How to Maintain a Car at 100,000 Miles

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If purchasing a new car isn’t an option, maintaining the car you have the way to keep it safe and trustworthy. Maintaining your vehicle at 100,000 miles (160,000 km) and beyond is easy if you perform periodic maintenance. General tune-ups are relatively inexpensive and can protect the investment you’ve made into your vehicle.

Steps

  1. Read the owner’s manual and take its recommendations to heart.Take a more conservative approach to the car’s maintenance schedule if your car is over 100,000 miles (160,000 km).
  2. Take a look under the hood yourself.
    • Locate the coolant tank. If the coolant level is too high, visit a service technician. If it’s too low, add coolant when the engine is cool. You’ll also want to check the coolant’s color. It should be either a bright orange or green, depending on the brand. If it looks more like rust, have that looked at as well.
    • Check the oil to make sure it’s never too low.
  3. Adhere to a service schedule.
    • Examine tire pressure and check that your lights are working correctly every month. You should check tire pressure with a quality pressure gauge, particularly before you go on a long trip.
    • Change the oil every 3,000 to 4,000 miles (4,800 to 6,400 km), or even every three to four months. Use a high-mileage oil, which will help an aging engine.
    • While getting the oil changed, ask the technician to inspect belts and hoses. It’s important to be current with belt maintenance as they do not give notice before they fail and possibly destroy your engine. Hoses should be carefully inspected for any breaks or wear and replaced immediately when a problem is detected.
    • If you haven’t already done so, replace the engine timing belt. You should do this every 60,000 and 100,000 miles (97,000 and 161,000 km) or between five and eight years.
    • Every other oil change, or every 6,000 miles (9,700 km), have the tires rotated, the wheels balanced and the brakes examined. Make sure the car’s wheel bearings are checked regularly and replaced as they wear.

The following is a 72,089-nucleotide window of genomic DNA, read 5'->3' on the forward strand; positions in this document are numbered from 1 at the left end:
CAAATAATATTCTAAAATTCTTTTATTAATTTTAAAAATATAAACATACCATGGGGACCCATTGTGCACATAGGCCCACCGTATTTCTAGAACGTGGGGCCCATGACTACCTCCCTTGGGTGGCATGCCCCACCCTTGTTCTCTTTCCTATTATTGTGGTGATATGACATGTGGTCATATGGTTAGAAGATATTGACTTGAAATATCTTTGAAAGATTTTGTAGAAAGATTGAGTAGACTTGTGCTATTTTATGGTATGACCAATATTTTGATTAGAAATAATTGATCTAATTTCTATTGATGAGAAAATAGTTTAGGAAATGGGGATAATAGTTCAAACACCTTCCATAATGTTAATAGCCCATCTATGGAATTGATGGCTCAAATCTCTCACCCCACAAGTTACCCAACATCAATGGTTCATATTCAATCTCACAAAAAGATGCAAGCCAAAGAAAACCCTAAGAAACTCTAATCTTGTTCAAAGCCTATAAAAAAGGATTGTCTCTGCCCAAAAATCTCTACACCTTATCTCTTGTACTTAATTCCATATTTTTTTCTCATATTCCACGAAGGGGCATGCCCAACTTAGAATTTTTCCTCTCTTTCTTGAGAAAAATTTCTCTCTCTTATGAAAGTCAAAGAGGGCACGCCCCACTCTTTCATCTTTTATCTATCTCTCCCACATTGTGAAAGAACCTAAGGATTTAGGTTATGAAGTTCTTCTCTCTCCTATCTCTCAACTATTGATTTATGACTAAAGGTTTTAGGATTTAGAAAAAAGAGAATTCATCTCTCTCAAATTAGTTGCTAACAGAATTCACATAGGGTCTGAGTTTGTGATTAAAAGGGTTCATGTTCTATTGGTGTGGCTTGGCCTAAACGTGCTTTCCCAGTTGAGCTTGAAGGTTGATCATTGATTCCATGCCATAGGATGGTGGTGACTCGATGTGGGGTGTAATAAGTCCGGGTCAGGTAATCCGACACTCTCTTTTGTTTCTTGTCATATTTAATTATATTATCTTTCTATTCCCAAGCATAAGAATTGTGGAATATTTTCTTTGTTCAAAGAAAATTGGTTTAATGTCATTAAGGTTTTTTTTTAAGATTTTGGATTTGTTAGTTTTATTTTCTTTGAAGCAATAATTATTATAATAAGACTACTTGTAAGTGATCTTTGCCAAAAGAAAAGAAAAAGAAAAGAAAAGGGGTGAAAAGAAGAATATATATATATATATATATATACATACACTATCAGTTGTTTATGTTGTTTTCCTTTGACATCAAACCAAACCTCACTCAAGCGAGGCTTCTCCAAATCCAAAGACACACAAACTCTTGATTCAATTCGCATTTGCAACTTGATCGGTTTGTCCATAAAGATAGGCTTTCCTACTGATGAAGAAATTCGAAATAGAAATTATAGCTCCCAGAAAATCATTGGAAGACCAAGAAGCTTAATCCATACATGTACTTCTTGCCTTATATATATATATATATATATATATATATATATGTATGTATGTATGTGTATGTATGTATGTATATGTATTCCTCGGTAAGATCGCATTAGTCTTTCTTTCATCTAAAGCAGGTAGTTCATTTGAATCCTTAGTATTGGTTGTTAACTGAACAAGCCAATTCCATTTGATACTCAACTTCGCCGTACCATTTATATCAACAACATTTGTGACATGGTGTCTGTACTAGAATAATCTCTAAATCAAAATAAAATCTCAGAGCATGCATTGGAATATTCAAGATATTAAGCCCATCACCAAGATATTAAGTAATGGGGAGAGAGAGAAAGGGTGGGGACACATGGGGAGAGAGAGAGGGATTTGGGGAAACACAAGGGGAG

• Replace both fuel and air filters if you have not already done so. You should do this between 24,000 and 100,000 miles (39,000 and 161,000 km).
    • Have your vehicle’s cooling system flushed and refilled, maintenance that should occur between 40,000 and 100,000 miles (64,000 and 161,000 km). Some professionals say that coolant should be changed every two years because the coolant loses its effectiveness over time.
    • Have your mechanic check the car’s engine compression routinely. A compression check can indicate problems with piston rings or valves. If the engine’s compression is too high, it can result in engine damage.
    • Run a heater and air conditioner check annually.
    • Test your battery quarterly, as a wearing battery can cause other damage–to the alternator or starter–and result in extensive repairs. Replace your battery every five or six years and keep an eye on it when the warranty period ends.
  4. Keep an ear out for troubling noises. Most of the time, you’ll be able to hear when your car isn’t running well. Be in tune with your car’s normal sounds and alert a mechanic to anything out of the ordinary.

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